Economic Action and Social Structure: The Problem of Embeddedness

Posted: 17 Nov 2009

See all articles by Mark Granovetter

Mark Granovetter

Stanford University - Department of Sociology

Date Written: 1985


The concept of embeddedness has general applicability in the study of economic life and can alter theoretical and empirical approaches to the study of economic behaviors. Argues that in modern industrial societies, most economic action is embedded in structures of social relations. The author challenges the traditional economic theories that have both under- and oversocialized views of the conception of economic action and decisions that merge in their conception of economic actors atomized (separated) from their social context. Social relations are assumed to play on frictional and disruptive, not central, roles in market processes. There is, hence, a place and need for sociology in the study of economic life. Productive analysis of human action requires avoiding the atomization in the extremes of the over- and undersocialized concepts. Economic actors are neither atoms outside a social context nor slavish adherents to social scripts. The markets and hierarchies problem of Oliver Williamson (with a focus on the question of trust and malfeasance) is used to illustrate the use of embeddedness in explicating the proximate causes of patterns of macro-level interest. Answers to the problem of how economic life is not riddled with mistrust and malfeasance are linked to over- and undersocialized conceptions of human nature. The embeddedness argument, on the contrary, stresses the role of concrete personal relations and networks (or structures) in generating trust and discouraging malfeasance in economic life. It finds a middle way between the oversocialized (generalized morality) and undersocialized (impersonal institutional arrangements) approaches. The embeddedness approach opens the way for analysis of the influence of social structures on market behavior, specifically showing how business relations are intertwined with social and personal relations and networks. The approach can easily explain what looks otherwise like irrational behavior. (TNM)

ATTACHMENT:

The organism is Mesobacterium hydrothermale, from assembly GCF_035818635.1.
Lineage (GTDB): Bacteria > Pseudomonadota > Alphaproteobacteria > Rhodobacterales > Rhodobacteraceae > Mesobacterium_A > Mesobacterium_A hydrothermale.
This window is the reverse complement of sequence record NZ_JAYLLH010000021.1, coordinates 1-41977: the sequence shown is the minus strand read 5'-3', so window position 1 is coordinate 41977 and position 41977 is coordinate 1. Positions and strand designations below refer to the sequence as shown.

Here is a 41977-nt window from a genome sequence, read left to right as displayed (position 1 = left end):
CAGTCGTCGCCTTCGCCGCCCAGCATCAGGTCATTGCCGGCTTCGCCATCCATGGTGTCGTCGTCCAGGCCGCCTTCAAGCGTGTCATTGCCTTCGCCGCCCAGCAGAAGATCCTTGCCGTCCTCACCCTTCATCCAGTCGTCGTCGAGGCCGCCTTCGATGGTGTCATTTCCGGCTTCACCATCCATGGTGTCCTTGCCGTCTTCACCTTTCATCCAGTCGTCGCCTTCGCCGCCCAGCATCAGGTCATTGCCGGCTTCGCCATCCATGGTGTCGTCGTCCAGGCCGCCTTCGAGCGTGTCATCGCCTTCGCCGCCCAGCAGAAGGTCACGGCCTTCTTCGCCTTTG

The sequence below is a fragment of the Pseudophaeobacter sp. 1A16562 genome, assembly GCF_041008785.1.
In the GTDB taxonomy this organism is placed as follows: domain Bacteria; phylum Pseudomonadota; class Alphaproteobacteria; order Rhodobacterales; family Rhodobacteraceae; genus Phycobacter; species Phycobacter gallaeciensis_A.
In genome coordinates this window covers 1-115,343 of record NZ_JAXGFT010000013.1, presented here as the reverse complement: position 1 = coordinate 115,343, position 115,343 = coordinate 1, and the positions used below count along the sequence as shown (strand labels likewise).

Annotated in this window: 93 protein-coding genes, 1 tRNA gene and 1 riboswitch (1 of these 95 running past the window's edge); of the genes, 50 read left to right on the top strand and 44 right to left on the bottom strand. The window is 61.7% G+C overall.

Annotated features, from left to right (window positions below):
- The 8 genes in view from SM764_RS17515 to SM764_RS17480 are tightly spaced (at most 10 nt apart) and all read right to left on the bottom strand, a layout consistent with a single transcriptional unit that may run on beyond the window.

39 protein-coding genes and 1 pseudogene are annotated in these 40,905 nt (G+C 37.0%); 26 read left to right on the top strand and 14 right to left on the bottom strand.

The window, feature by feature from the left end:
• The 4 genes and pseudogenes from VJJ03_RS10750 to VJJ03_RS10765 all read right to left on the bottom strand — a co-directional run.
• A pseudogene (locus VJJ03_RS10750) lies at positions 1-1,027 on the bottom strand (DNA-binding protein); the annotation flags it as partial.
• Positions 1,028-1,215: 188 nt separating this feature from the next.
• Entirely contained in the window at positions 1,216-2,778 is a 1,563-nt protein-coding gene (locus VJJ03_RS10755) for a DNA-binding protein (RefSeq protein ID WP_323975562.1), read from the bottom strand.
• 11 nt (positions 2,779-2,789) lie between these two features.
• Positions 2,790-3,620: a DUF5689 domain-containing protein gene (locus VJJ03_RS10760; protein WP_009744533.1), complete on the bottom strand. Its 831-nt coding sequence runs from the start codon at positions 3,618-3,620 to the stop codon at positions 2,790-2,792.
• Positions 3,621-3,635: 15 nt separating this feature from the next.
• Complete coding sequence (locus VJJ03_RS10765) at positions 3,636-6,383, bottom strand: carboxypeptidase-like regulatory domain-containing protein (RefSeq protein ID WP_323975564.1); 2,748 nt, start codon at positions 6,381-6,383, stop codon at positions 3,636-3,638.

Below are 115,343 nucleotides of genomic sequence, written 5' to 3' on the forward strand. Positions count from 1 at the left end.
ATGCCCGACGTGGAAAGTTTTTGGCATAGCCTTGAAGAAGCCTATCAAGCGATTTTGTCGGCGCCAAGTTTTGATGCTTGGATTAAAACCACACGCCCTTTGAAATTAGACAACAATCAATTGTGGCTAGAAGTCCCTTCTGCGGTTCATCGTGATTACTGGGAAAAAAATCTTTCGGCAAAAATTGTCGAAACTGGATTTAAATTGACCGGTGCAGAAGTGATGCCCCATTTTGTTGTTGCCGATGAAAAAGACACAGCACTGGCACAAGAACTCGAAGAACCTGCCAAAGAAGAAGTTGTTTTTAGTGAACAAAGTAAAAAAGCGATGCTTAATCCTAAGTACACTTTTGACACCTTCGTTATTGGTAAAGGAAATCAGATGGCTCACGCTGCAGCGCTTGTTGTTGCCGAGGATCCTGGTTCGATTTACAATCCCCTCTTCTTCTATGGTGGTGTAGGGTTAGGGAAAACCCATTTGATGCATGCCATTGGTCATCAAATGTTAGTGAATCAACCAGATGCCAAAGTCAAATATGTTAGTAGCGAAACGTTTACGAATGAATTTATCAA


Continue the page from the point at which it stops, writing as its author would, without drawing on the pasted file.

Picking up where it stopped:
Keywords: Social networks, Markets, Interfirm alliances, Economic theory, Structural embeddedness, Social behavior, Interpersonal relations, Trust relationships, Organizational structures

Suggested Citation

Granovetter, Mark, Economic Action and Social Structure: The Problem of Embeddedness (1985). University of Illinois at Urbana-Champaign's Academy for Entrepreneurial Leadership Historical Research Reference in Entrepreneurship, Available at SSRN:

Mark Granovetter (Contact Author)

Stanford University - Department of Sociology ( email )

Stanford, CA 94305
United States
650-723-4664 (Phone)


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